Culture

It took a 'cranky,' dour immigrant to make Coney Island the capital of fun

Player utilities

Listen to the story.

Coney Island was “America’s Playground" until World War II, the largest amusement park in the world. And William F. Mangels was the “King of Coney Island.”

Mangels invented classic Coney Island rides like “The Whip” and “The Tickler.” He’s the reason your carousel horse goes up and down and your wave pool has waves. Yet Mangels wasn’t exactly the Willy Wonka type. He took the industry of fun seriously — maybe too seriously.

“He was kind of a cranky guy, not a fun-loving guy,” says his great-grandaughter, Lisa Mangels. Employees and friends alike called him "The General."

So maybe he wasn't the ideal boss, but Mangels was definitely the kind of guy you wanted building your Ferris wheel.

“He was typical German, very perfectionist, insistent on maintaining quality," she says. "And that reputation carried over into the success of his business, and the success and the popularity of his rides. They were very well-made, very well-engineered, and they lasted forever!”

Mangels came to New York in 1883, leaving Germany at the age of 16. He was working as a bicycle repairmen when a service call from a local carousel operator led to a eureka moment: The same engineering principles he applied to getting people around town on small wheels could be applied to tossing them up in the air in really big ones.

The W.F. Mangels Company would go on to become one of the world’s largest manufacturers of amusement park rides.

“The Whip was Mangels' most famous ride,” says Jeff Richman, curator of an exhibition in Brooklyn dedicated to Mangels called "Amusing the Masses on Coney Island and Beyond." “He had 500 of them in operation at one point. They were in operation on the streets of Paris, the streets of London, in New Zealand.” Mangels made millions on the ride, he says.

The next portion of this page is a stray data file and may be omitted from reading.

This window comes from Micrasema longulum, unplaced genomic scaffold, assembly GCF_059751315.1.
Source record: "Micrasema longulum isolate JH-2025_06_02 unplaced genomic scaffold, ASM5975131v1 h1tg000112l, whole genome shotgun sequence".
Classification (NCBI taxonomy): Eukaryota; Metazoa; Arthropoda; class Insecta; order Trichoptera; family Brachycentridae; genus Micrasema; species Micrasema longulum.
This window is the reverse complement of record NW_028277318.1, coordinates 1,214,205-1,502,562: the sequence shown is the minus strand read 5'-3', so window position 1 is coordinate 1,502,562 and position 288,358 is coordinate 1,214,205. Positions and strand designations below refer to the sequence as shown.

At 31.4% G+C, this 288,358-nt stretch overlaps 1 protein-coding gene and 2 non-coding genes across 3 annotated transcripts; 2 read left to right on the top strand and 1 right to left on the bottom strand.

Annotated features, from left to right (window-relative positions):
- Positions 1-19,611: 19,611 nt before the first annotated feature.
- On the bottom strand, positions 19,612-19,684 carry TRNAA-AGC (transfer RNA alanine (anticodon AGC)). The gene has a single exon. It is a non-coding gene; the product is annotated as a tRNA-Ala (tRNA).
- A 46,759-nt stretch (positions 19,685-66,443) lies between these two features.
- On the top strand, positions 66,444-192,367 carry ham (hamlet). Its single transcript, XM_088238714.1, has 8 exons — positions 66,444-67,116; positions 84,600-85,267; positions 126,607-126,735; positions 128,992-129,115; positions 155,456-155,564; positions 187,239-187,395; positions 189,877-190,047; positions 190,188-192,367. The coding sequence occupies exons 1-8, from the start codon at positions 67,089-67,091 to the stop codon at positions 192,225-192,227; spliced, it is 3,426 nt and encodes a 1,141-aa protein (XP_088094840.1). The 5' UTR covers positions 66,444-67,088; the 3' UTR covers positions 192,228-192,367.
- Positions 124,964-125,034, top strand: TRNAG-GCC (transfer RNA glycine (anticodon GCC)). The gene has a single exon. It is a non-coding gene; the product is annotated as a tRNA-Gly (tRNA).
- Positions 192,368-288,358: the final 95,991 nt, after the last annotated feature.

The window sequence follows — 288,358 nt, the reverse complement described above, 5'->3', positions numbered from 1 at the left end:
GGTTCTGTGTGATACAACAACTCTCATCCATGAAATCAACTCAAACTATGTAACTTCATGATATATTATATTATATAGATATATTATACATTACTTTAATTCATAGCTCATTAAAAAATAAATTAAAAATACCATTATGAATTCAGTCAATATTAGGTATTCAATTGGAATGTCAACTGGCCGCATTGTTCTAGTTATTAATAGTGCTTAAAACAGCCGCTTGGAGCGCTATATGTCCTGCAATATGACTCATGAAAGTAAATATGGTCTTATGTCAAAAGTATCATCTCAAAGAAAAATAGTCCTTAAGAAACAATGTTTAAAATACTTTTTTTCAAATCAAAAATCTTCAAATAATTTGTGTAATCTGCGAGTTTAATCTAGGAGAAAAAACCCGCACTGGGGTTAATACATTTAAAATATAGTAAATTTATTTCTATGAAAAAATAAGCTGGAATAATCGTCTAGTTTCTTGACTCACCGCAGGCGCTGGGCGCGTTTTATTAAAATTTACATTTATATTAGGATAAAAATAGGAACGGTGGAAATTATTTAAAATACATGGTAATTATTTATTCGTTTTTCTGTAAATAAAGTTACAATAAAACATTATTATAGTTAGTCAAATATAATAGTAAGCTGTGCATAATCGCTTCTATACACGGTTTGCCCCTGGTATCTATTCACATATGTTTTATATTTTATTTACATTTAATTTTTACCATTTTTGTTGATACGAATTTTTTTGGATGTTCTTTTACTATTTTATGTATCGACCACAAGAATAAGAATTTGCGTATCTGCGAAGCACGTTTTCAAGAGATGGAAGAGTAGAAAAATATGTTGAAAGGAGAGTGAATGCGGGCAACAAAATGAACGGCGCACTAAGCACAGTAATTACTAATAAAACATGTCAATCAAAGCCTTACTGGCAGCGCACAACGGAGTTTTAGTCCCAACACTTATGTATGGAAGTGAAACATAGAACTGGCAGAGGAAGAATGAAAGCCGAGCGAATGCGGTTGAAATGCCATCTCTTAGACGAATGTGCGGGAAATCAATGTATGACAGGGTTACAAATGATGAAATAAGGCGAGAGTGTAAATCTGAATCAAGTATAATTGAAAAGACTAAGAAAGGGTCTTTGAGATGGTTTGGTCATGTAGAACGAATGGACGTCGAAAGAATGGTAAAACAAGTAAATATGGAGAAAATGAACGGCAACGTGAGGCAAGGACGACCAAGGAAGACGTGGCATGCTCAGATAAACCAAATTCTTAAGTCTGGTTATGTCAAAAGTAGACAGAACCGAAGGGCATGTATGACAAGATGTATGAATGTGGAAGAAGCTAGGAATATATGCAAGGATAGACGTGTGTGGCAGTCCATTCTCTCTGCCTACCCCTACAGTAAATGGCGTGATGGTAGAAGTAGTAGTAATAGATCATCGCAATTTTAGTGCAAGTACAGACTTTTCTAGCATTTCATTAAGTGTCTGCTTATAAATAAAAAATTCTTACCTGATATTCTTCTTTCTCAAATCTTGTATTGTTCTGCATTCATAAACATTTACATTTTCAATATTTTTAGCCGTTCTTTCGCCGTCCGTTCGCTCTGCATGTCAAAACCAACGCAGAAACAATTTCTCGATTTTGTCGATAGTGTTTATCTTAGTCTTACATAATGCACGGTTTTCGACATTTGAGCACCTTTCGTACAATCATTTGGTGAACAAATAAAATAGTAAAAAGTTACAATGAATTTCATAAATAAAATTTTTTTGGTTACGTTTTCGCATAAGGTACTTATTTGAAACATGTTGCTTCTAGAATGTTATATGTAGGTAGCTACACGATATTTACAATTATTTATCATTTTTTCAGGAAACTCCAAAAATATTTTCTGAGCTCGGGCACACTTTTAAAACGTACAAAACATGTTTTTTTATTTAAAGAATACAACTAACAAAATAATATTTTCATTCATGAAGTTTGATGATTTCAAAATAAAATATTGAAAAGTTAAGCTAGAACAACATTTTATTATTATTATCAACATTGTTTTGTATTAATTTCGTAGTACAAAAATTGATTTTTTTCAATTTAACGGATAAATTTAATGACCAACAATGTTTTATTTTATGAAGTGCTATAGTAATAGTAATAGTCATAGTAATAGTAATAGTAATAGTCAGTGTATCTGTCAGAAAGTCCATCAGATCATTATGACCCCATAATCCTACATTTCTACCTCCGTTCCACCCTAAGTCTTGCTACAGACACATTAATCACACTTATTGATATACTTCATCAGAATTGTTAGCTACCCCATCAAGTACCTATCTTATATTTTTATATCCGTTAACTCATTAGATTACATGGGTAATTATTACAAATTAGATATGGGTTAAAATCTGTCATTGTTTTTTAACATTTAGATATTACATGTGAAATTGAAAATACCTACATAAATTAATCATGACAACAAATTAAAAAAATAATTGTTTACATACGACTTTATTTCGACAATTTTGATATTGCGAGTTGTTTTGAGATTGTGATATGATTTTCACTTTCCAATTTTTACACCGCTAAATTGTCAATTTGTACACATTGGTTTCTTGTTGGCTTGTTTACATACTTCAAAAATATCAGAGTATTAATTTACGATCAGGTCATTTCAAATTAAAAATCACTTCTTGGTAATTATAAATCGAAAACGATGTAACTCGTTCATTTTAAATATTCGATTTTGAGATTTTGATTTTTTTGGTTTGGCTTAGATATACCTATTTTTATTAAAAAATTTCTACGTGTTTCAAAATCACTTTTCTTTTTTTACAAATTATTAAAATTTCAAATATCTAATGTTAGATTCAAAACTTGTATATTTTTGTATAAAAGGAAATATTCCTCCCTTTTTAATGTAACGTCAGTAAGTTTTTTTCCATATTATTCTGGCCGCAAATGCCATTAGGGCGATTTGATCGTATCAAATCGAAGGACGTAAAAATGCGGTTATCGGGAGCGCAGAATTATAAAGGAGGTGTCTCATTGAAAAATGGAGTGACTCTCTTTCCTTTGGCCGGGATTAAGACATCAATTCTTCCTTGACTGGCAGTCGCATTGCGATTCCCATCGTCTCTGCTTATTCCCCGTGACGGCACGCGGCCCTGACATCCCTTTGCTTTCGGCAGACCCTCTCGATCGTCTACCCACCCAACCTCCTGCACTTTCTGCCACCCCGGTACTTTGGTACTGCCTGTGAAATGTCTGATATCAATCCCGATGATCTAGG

Lisa Mangels, great-granddaughter of William F. Mangels, the King of Coney Island.

Credit:

Alina Simone

Richman's exhibit featured Mangels' exquisitely detailed blueprints and ledgers, the beautifully hand-carved carousel horses and ride cars so plush they make today’s modern fiberglass and plastic seem cold and sad by comparison.

But maybe the most eye-opening thing about "Amusing the Masses" was the location — a stone's throw from Mangels’ final resting place in Green-Wood Cemetery, where Richman is the full-time historian.

“In its earliest years, this was a public park, and this is where people came," he says. "There was always this tension — there were officers assigned to sections of the cemetery and it was their job to keep the mourners and the tourists working together in harmony.”

Mangels himself was no stranger to negotiating the tension between appropriate and offensive. Back in the era when flashing a bare knee was considered saucy, this straight-backed German definitely knew how to show people a good time.

“At the time he started inventing rides, it was still the end of the Victorian era; men and women did not make contact,” Lisa Mangels says. “He combined his knowledge of engineering — bicycles, things that spin — and created the Razzle Dazzle, which was a large wheel that people sat on, and spun them around. And inevitably, they would be knocked together, and there would be some touching involved. He made a lot of money doing that.”

People at the time certainly took notice. “We have a wonderful quotation from [P.G] Wodehouse, Englishman who visits Coney Island, and he essentially says, ‘In any other context, this would be a lawsuit, but here it’s fun and games and everyone’s laughing about it,’" Richman says.

Not all of Mangels projects were as big a success as the Razzle Dazzle. He opened his own “Museum of Public Recreation,” which he touted as the first institution in the world "devoted to showing human reaction to play as expressed through play facilities man has created and developed."

“But it never caught on,” says Lisa. Um, yeah.

Mangels died at the age of 92 at his home near Coney Island; his original factory is now a branch of the Department of Motor Vehicles. Yet decades later, many original Mangels rides continue to amuse the masses on Coney Island and beyond.

Lisa’s father was the last Mangels to enter the family business. The last thing he built before closing shop in 1981 was a shooting gallery. Lisa has one tattooed on her upper arm. I ask if it serves as a lifetime admission ticket to Coney Island.

“I am actually very fortunate that a lot of the park owners do let me ride the rides for free," she says. "It’s a great perk.”

Related Stories